BUFFALO, N.Y. -- Gov. Andrew Cuomo on Wednesday sent a letter to the acting commissioner of the Department of Health asking the agency to "determine if there is any way to accelerate the process" to get medical marijuana to children suffering from life-threatening seizures.
The letter referenced the deaths of Western New York children who passed away while waiting for the medication.
"Striking the right balance to ensure public safety and public health are protected is crucial," Cuomo said in the letter.
Cuomo's directive comes two days after his office and the state's health commissioner met with a dozen advocates for medical marijuana, who pushed the state to implement the program more quickly.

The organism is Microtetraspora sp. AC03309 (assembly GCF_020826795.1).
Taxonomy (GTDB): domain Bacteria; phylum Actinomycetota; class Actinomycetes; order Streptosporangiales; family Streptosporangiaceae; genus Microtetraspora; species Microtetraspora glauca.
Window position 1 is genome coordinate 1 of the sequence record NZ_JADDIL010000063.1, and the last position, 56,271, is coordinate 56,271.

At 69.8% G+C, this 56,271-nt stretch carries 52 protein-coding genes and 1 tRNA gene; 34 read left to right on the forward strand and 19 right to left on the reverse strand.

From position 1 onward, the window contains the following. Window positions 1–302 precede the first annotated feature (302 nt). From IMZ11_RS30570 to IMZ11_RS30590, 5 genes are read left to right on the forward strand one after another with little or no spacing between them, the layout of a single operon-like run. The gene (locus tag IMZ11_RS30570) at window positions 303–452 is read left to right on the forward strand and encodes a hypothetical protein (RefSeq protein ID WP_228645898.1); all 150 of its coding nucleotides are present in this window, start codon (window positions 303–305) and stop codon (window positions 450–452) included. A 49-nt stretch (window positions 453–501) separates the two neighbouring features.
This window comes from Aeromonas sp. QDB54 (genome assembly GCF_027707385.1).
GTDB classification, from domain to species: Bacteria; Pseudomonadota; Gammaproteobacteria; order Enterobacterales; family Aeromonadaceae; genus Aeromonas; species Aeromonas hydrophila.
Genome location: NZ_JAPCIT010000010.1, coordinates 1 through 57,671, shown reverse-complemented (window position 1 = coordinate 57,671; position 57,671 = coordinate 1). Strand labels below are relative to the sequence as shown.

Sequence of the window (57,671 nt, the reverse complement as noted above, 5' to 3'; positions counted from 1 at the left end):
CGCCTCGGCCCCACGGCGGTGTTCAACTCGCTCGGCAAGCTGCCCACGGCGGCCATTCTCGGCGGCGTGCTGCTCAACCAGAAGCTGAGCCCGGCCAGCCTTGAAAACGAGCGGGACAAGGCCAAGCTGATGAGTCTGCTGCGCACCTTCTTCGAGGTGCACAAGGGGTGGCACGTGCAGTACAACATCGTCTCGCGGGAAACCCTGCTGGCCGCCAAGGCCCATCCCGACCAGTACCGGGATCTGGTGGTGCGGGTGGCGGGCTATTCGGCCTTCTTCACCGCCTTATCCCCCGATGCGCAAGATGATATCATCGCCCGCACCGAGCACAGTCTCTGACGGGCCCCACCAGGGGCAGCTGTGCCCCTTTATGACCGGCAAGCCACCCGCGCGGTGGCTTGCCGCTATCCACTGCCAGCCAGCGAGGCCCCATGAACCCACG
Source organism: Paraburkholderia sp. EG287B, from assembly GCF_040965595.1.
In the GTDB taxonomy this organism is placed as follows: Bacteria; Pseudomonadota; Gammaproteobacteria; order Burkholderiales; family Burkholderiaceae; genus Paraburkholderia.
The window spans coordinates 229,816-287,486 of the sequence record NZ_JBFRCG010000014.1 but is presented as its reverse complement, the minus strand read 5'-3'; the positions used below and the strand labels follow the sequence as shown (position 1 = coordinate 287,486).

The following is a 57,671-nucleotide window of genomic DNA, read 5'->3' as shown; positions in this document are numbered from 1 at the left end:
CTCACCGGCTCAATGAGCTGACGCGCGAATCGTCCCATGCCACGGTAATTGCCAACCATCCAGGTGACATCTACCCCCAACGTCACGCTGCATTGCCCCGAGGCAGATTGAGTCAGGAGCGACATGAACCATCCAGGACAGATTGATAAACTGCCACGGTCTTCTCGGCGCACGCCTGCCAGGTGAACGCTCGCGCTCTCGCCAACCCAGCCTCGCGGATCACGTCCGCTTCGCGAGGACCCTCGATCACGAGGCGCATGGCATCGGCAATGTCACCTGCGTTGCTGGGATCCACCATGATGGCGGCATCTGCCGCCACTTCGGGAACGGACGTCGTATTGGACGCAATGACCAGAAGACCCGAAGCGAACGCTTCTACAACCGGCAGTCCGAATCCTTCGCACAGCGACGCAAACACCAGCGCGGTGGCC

Under a new state law passed in June, the Department of Health has 18 months to get the marijuana program up and running.
On Saturday, the sponsors of the medical-marijuana bill—Sen. Diane Savino, D-Staten Island, and Assemblyman Richard Gottfried, D-Manhattan—sent a letter to Cuomo, urging him to push the federal government to allow the state to obtain marijuana from other states to get to terminally ill patients sooner. The letter, which was also signed by Sen. Mark Grisanti, R-Buffalo, cited the recent death of a 9-year-old girl suffering from Dravet Syndrome, a rare form of epilepsy that begins in infancy.
2 On Your Side questioned the governor about medical marijuana on Monday. He would not commit at that point to speeding up the process, but his stance has now partially changed.
"I look forward to hearing of any progress you can make to provide relief to the children of our state living with epilepsy," the letter said.